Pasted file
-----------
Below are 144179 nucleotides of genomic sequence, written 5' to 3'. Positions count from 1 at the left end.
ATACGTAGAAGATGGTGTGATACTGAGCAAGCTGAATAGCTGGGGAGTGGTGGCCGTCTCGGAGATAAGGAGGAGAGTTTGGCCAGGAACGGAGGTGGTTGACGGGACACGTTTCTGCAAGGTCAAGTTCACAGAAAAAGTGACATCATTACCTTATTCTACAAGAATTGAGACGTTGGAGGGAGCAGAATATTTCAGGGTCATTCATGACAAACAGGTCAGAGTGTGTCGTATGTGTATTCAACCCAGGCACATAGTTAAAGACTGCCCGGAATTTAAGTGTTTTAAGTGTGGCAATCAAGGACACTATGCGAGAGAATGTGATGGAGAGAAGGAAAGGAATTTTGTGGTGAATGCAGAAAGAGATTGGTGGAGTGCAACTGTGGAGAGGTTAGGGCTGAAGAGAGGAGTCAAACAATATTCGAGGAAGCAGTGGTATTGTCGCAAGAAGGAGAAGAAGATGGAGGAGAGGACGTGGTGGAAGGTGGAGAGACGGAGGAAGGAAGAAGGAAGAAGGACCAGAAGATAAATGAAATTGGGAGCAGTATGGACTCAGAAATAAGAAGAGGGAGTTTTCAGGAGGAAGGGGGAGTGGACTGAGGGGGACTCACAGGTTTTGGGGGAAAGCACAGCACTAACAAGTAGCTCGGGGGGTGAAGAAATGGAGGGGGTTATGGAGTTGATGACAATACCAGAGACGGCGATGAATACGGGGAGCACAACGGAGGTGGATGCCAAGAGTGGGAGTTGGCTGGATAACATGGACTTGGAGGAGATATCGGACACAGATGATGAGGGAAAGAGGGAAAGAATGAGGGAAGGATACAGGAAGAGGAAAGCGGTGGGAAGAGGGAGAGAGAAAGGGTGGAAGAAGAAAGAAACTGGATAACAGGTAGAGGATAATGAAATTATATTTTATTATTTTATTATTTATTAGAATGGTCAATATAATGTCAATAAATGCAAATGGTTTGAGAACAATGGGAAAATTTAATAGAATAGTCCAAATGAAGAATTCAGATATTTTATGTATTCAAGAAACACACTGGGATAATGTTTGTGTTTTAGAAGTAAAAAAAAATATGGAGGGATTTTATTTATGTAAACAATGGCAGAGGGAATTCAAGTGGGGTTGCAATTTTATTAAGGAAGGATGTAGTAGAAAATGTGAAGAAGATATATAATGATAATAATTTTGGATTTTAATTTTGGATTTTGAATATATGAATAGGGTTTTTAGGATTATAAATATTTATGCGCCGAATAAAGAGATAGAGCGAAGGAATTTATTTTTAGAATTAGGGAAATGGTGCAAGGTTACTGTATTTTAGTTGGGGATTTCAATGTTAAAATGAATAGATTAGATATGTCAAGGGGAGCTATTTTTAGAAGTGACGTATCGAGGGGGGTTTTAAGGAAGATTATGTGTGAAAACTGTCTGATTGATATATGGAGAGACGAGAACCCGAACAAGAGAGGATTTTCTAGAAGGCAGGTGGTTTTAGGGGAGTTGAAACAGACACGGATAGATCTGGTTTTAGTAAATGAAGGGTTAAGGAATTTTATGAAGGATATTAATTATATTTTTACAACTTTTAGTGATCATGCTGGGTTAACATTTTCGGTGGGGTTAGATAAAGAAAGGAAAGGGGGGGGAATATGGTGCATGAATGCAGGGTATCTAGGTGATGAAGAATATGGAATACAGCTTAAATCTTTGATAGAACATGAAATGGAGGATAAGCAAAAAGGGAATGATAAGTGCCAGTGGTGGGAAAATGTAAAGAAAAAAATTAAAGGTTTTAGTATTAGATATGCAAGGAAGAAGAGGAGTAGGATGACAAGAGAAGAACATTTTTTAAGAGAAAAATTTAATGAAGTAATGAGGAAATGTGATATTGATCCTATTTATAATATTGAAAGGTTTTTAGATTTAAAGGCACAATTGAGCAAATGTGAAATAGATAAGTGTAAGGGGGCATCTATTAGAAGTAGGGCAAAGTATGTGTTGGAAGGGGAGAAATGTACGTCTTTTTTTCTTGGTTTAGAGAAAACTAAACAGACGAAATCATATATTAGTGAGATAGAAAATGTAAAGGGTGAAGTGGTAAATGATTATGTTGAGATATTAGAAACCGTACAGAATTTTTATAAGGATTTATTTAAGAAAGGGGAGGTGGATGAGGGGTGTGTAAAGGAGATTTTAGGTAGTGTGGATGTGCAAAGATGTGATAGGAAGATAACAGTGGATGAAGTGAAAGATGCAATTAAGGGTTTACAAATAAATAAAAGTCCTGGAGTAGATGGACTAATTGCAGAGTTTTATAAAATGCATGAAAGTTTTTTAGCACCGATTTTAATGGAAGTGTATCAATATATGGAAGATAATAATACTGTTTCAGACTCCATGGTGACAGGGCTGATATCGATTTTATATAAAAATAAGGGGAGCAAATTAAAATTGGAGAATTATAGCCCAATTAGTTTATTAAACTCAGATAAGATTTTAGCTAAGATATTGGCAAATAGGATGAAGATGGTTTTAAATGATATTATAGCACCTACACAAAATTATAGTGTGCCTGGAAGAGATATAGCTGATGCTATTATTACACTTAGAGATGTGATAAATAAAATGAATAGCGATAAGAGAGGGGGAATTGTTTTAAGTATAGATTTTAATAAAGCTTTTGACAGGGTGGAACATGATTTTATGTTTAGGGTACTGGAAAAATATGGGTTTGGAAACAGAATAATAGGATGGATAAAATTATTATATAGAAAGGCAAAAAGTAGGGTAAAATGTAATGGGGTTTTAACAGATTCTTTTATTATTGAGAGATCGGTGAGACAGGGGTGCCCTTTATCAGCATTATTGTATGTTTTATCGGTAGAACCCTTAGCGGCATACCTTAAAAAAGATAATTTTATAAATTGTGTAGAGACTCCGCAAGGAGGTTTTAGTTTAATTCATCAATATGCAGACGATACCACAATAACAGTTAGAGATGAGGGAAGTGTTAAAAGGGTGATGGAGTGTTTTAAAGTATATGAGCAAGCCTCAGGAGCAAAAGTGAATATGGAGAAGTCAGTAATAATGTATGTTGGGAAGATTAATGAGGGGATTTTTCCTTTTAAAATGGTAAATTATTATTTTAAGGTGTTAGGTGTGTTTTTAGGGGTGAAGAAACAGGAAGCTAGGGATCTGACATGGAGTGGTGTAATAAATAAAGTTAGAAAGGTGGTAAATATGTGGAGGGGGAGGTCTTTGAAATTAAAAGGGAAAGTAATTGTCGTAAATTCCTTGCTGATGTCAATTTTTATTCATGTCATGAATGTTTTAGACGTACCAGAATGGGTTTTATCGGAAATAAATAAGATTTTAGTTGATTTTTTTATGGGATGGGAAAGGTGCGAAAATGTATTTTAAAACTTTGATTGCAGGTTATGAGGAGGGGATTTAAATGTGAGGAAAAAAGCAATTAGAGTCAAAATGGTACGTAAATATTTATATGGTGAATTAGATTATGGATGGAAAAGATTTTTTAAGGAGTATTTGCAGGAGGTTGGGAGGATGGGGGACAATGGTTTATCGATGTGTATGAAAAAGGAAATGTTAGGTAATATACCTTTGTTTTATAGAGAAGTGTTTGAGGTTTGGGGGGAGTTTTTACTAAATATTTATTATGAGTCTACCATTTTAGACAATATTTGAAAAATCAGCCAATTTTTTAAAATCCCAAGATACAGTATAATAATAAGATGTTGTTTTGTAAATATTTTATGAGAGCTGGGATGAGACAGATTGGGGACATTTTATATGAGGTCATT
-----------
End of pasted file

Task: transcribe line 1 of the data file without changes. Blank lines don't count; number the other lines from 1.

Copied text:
Below are 144179 nucleotides of genomic sequence, written 5' to 3'. Positions count from 1 at the left end.